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Scottish Government must do more to end child exploitation

This opinion piece is about 1 year old

Daljeet Dagon says vital intervention is needed for a problem that is on the rise

While the summer holidays are a time of  joy for thousands of children across the country, for many, the opposite is the case. The holidays relished by so many can trap some children in harmful situations with no-one to turn to. With the cost-of-living crisis continuing to push families into poverty, at Barnardo’s Scotland we fear that even more children will be vulnerable to sexual and criminal exploitation.

Freedom of Information data from police forces published by our colleagues at Barnardo’s UK reveals that during months when there are school holidays of two weeks or longer, there are dips in the monthly average police records of child sexual exploitation. This then increases again during term time. Records dip by over one fifth during school holiday periods, then increase by one fifth when term time resumes.

This echoes our interpretation of the situation. Barnardo’s Scotland knows from its frontline work with children who have been exploited that this abuse doesn’t stop when schools are closed. A practitioner at one of our Child Sexual Exploitation services has revealed how multi-agency strategy meetings – which are used to flag child protection concerns and share intelligence – often cease to take place during the summer school holidays.

This is often because education is not represented, meaning that crucial information-sharing is missed because the intelligence is not there from schools. However, even in those areas where designated services do operate, the instances of child sexual, criminal or combined exploitation have soared. Barnardo’s Scotland participates in multiple operational groups that specifically consider concerns regarding children being sexually and criminally exploited as well as the people, associations and places and spaces that may cause harm.

Police Scotland data from Highland’s Vulnerable Persons Database – identifying child sexual exploitation concerns from 2015 to 2019 – reported an increase of 319 per cent. And since October 2021, more than 85 young people under the age of 18 have been identified as subjects of risk and exploitation and discussed at fortnightly multi-agency child exploitation assessment group meetings. In another West of Scotland local authority, we have discussed concerns related to 145 individual children aged between 11 and 17 years of age, since 2013.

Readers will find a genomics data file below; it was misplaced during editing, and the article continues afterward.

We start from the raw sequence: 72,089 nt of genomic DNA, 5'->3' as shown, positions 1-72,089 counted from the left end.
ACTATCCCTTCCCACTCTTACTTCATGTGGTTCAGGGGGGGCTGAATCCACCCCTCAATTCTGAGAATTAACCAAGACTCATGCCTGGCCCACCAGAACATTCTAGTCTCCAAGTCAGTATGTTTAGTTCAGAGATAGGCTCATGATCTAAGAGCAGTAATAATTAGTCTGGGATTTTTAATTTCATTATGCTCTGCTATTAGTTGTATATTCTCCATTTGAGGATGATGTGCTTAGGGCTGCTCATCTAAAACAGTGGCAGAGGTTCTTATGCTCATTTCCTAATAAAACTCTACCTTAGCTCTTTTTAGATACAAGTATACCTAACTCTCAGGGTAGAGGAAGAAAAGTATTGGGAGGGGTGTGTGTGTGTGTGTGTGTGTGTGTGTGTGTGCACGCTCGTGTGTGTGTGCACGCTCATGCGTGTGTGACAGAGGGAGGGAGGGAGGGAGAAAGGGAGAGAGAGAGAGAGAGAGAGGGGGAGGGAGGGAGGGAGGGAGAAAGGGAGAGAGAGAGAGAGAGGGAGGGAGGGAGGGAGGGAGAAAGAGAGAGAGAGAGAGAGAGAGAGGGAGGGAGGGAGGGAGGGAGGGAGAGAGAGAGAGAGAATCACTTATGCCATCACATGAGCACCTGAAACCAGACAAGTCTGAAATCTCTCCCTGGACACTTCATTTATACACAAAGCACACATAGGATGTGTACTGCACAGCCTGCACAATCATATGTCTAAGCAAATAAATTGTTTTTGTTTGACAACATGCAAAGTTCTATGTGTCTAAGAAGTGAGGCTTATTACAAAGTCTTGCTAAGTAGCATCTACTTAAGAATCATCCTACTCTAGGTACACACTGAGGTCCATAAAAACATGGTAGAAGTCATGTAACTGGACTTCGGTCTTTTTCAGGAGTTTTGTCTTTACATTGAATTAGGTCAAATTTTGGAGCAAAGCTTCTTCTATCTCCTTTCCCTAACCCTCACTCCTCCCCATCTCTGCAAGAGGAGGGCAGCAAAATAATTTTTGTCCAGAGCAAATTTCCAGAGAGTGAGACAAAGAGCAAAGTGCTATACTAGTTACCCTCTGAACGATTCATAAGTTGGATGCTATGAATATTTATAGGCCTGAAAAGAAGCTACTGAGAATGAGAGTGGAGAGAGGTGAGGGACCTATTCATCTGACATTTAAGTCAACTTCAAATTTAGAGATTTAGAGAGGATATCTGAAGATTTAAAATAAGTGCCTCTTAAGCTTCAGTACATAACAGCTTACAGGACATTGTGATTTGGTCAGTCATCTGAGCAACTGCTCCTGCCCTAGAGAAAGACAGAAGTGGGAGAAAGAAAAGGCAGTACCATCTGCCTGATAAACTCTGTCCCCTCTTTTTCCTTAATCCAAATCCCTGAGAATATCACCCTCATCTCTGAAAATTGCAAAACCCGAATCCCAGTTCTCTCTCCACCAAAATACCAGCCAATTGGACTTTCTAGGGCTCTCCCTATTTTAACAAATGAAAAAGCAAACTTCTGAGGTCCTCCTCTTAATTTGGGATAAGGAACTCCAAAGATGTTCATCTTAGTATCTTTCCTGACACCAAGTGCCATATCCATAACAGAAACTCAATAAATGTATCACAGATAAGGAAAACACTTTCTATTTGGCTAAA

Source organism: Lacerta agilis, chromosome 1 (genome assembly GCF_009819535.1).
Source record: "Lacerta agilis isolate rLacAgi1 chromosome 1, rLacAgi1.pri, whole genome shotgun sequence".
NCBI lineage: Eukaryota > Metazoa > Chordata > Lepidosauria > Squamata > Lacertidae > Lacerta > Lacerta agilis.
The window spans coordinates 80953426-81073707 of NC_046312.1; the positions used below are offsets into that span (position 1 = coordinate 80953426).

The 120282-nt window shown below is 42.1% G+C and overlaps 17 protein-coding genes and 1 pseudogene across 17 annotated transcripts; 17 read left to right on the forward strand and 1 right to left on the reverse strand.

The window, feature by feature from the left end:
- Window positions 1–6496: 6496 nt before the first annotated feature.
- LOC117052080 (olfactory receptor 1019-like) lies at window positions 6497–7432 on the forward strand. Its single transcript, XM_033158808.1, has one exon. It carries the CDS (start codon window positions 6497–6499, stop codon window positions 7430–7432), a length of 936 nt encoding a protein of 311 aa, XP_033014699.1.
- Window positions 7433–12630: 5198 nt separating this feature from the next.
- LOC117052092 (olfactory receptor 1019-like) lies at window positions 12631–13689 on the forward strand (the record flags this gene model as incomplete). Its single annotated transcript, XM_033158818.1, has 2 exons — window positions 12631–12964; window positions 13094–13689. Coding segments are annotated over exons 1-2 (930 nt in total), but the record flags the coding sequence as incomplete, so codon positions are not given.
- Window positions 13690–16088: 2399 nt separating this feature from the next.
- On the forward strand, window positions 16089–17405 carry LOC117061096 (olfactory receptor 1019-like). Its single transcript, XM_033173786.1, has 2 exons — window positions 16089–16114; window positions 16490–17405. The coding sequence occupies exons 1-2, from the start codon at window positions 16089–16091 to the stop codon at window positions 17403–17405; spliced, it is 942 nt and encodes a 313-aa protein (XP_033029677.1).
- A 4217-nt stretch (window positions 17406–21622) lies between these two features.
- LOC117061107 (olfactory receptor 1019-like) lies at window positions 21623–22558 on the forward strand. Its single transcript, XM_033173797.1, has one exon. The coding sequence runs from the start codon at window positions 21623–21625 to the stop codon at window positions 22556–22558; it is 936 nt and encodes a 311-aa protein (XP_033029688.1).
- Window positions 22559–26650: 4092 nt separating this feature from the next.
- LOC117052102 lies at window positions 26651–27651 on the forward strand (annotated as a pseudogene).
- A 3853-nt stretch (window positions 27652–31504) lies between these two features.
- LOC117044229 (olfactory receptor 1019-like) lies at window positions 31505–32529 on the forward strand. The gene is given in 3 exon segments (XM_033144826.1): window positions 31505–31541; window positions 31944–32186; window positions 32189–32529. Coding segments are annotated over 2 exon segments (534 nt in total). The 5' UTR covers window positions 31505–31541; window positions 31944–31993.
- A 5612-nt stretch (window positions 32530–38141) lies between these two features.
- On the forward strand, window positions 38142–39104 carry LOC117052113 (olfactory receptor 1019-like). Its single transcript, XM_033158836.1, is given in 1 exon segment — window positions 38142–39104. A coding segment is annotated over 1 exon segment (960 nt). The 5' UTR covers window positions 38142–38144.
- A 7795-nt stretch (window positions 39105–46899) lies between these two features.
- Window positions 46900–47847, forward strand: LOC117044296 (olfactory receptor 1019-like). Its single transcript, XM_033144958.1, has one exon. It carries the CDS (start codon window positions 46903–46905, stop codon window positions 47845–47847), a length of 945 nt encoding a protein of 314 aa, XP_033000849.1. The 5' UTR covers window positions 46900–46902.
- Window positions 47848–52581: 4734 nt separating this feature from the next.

When children are out of school during holidays, they can be ‘invisible’ to professionals and services, particularly when they are not in contact with trusted adults such as youth workers or other professionals through outreach work and holiday activities. Children who have experienced this type of horrific abuse will feel its impact long into adulthood.

The damage sexual and criminal exploitation does is immense and has a ripple effect across society. It also has a significant impact on our children and young people’s mental health with a loss of identity and self-esteem; lack of positive coping strategies; guilt and shame; and bereavement and loss of peers. The trauma caused and the reparation work required to cope with the aftermath of this exploitation cannot be underestimated.

Specialist support is crucial to help them recover from this kind of trauma and rebuild their lives.

The key to our practice is disruption – we need to disrupt adults and older peers external to the family who may have been integral to the child’s exploitation.

We need to safeguard and protect individual children who may be at risk or are already experiencing exploitation. It is essential that as practitioners, we are equipped to work at all stages of a child’s risk as the true extent of risk is often unknown at the point of referral or can escalate quickly.

Working collaboratively is key – we cannot protect children alone and close multi-agency working and child protection strategies will be essential.

Our fears are echoed by parents. In separate polling, we found that 82 per cent of parents believe child victims of exploitation should have a right to access support to help them recover. But, right now, too many children are left without the help that they desperately need.

All of this has led us to call on the Scottish Government to invest in research on the scale nature and extent of child sexual exploitation and child criminal exploitation. We urge them to provide enhanced training and support, pre- and post-qualification, for all professionals engaged in directly working with children, so that they have the knowledge and confidence that they need to better protect children by identifying signs of and responding to child sexual abuse, exploitation and child criminal exploitation.

Finally, the Scottish Government should set up a National Working Group and publish an updated National Action Plan to tackle the exploitation of children and young people in Scotland, including child sexual exploitation and child criminal exploitation. Local and national strategies must ensure a focus on disruption in the locations of concern as well as the people who abuse and exploit, with all agencies and services collaborating in order to tackle contextual risks.

Daljeet Dagon is programme manager at Barnardo's Scotland